Millennials Are More Likely to Live at Home Than With Partner

By: Daniel Steingold | May 27, 2016

Millennials are doing something that past generations weren’t so prone to doing: living at home throughout their 20s.

Census data shows that in 1960, less than one in six 25-year-olds lived with their parents. By 2014, this figure had increased to one in three doing so. This trend of millennials staying with their parents after graduating from college only looks to be accelerating.

With the current direction, it’s much less surprising to hear this week’s findings from the Pew Research Center that revealed how for the first time in over 100 years, more young 18-to 34-year-olds are living with their parents than with a partner or significant other.

Although this trend of living at home longer began to accelerate around the time that the economy went south, the fact that the trend has continue to progress since the economic recovery, suggests that other factors are also at play.

Some of these factors include the delay of marriage, the proliferation of continuing education, and the decrease in stigma of living at home into adulthood.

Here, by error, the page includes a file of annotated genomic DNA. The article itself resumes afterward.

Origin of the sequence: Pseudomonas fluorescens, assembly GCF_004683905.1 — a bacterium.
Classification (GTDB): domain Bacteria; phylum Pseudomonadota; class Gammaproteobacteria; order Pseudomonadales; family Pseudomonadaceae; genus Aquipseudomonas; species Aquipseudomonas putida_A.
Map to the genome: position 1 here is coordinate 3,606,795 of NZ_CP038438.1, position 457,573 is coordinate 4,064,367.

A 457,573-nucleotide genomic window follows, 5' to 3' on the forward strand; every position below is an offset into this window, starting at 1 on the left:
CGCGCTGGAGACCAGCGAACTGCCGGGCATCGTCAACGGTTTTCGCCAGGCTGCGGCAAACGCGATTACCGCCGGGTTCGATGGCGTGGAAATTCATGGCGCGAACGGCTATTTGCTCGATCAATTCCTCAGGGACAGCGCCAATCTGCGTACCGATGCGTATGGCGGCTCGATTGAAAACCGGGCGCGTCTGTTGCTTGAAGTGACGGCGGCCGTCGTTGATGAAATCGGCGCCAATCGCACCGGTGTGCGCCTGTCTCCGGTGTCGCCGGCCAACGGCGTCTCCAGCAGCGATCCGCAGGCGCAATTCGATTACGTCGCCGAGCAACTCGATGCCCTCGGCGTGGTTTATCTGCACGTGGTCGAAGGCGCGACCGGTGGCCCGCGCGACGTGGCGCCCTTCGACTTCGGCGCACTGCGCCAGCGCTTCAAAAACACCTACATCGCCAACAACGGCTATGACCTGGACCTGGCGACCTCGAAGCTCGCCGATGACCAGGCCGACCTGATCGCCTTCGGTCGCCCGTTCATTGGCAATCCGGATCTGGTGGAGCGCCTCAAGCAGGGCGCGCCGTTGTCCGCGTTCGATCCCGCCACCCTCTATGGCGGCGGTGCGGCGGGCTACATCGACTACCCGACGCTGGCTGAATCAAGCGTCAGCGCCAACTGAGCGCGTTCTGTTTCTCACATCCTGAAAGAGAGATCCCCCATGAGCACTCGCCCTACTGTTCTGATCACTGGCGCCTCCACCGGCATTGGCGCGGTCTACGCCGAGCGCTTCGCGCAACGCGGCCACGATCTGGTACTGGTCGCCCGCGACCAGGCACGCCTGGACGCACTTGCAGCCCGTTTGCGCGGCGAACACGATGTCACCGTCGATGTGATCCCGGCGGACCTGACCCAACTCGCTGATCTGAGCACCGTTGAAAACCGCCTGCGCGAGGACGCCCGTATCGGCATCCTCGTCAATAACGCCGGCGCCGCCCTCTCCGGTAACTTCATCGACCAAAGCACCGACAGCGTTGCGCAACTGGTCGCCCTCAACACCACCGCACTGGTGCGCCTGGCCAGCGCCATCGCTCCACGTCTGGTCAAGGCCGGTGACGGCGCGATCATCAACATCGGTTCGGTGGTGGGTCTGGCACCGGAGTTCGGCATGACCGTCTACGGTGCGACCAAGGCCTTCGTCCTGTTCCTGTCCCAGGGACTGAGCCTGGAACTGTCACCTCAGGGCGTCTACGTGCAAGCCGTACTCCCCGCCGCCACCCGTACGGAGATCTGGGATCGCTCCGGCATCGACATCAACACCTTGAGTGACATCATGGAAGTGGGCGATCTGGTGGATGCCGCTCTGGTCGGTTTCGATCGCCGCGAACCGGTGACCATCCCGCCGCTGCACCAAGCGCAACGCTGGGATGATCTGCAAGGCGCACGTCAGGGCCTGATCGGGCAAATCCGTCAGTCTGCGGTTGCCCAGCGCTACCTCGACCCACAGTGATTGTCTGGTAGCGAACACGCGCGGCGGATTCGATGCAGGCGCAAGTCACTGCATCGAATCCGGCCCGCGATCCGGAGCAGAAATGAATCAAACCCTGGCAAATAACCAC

While a lack of employment is not necessarily the issue, other financial factors can come into play. Rent has increased disproportionately with wage increases, which has made it harder for millennials to move into a place of their own.

In addition, young Americans have been impacted by the significant increases in student debt. Data collected by the Federal Reserve Bank of New York shows that the total student debt owed by Americans under 30 amounts to $322 billion.

All of these societal trends have made it so it is not so rare for millennials to continue living at home. Unless prevailing trends change in some respect, living at home at 28— or older— may become the norm.

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